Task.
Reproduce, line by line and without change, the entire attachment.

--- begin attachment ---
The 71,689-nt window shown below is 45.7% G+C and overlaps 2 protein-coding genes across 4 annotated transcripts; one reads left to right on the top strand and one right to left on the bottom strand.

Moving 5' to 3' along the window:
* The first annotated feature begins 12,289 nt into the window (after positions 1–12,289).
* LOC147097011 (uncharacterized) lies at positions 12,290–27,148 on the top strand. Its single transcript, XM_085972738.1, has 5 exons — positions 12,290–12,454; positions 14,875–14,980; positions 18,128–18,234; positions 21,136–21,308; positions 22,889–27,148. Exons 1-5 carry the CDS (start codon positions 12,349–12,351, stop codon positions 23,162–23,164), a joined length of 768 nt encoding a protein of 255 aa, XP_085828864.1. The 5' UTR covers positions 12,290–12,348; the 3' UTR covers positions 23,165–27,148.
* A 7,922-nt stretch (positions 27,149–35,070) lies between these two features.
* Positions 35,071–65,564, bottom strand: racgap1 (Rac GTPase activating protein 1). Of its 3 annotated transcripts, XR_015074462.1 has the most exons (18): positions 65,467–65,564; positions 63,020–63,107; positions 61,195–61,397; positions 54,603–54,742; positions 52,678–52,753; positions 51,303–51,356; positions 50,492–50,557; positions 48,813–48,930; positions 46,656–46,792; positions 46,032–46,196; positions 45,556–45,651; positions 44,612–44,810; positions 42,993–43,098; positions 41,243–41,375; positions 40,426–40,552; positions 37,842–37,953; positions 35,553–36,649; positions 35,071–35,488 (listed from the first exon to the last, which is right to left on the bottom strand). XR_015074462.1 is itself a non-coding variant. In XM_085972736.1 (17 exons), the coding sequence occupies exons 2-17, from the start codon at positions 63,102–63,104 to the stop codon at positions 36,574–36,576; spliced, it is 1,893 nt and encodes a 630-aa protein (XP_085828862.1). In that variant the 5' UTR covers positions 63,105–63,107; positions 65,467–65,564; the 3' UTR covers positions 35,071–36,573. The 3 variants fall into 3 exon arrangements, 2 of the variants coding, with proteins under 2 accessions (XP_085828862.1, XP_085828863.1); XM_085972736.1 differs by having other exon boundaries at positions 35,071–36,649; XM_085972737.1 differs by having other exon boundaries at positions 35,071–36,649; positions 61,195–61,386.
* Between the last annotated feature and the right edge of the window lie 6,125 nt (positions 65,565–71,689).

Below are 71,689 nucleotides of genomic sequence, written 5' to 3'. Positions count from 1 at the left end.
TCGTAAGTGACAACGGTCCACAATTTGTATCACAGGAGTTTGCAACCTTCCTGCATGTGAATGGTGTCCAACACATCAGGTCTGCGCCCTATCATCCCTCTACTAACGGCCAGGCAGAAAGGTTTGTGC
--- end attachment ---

The 71,689-nt window shown below is 45.7% G+C and overlaps 2 protein-coding genes across 4 annotated transcripts; one reads left to right on the top strand and one right to left on the bottom strand.

Moving 5' to 3' along the window:
* The first annotated feature begins 12,289 nt into the window (after positions 1–12,289).
* LOC147097011 (uncharacterized) lies at positions 12,290–27,148 on the top strand. Its single transcript, XM_085972738.1, has 5 exons — positions 12,290–12,454; positions 14,875–14,980; positions 18,128–18,234; positions 21,136–21,308; positions 22,889–27,148. Exons 1-5 carry the CDS (start codon positions 12,349–12,351, stop codon positions 23,162–23,164), a joined length of 768 nt encoding a protein of 255 aa, XP_085828864.1. The 5' UTR covers positions 12,290–12,348; the 3' UTR covers positions 23,165–27,148.
* A 7,922-nt stretch (positions 27,149–35,070) lies between these two features.
* Positions 35,071–65,564, bottom strand: racgap1 (Rac GTPase activating protein 1). Of its 3 annotated transcripts, XR_015074462.1 has the most exons (18): positions 65,467–65,564; positions 63,020–63,107; positions 61,195–61,397; positions 54,603–54,742; positions 52,678–52,753; positions 51,303–51,356; positions 50,492–50,557; positions 48,813–48,930; positions 46,656–46,792; positions 46,032–46,196; positions 45,556–45,651; positions 44,612–44,810; positions 42,993–43,098; positions 41,243–41,375; positions 40,426–40,552; positions 37,842–37,953; positions 35,553–36,649; positions 35,071–35,488 (listed from the first exon to the last, which is right to left on the bottom strand). XR_015074462.1 is itself a non-coding variant. In XM_085972736.1 (17 exons), the coding sequence occupies exons 2-17, from the start codon at positions 63,102–63,104 to the stop codon at positions 36,574–36,576; spliced, it is 1,893 nt and encodes a 630-aa protein (XP_085828862.1). In that variant the 5' UTR covers positions 63,105–63,107; positions 65,467–65,564; the 3' UTR covers positions 35,071–36,573. The 3 variants fall into 3 exon arrangements, 2 of the variants coding, with proteins under 2 accessions (XP_085828862.1, XP_085828863.1); XM_085972736.1 differs by having other exon boundaries at positions 35,071–36,649; XM_085972737.1 differs by having other exon boundaries at positions 35,071–36,649; positions 61,195–61,386.
* Between the last annotated feature and the right edge of the window lie 6,125 nt (positions 65,565–71,689).

Below are 71,689 nucleotides of genomic sequence, written 5' to 3'. Positions count from 1 at the left end.
TCGTAAGTGACAACGGTCCACAATTTGTATCACAGGAGTTTGCAACCTTCCTGCATGTGAATGGTGTCCAACACATCAGGTCTGCGCCCTATCATCCCTCTACTAACGGCCAGGCAGAAAGGTTTGTGC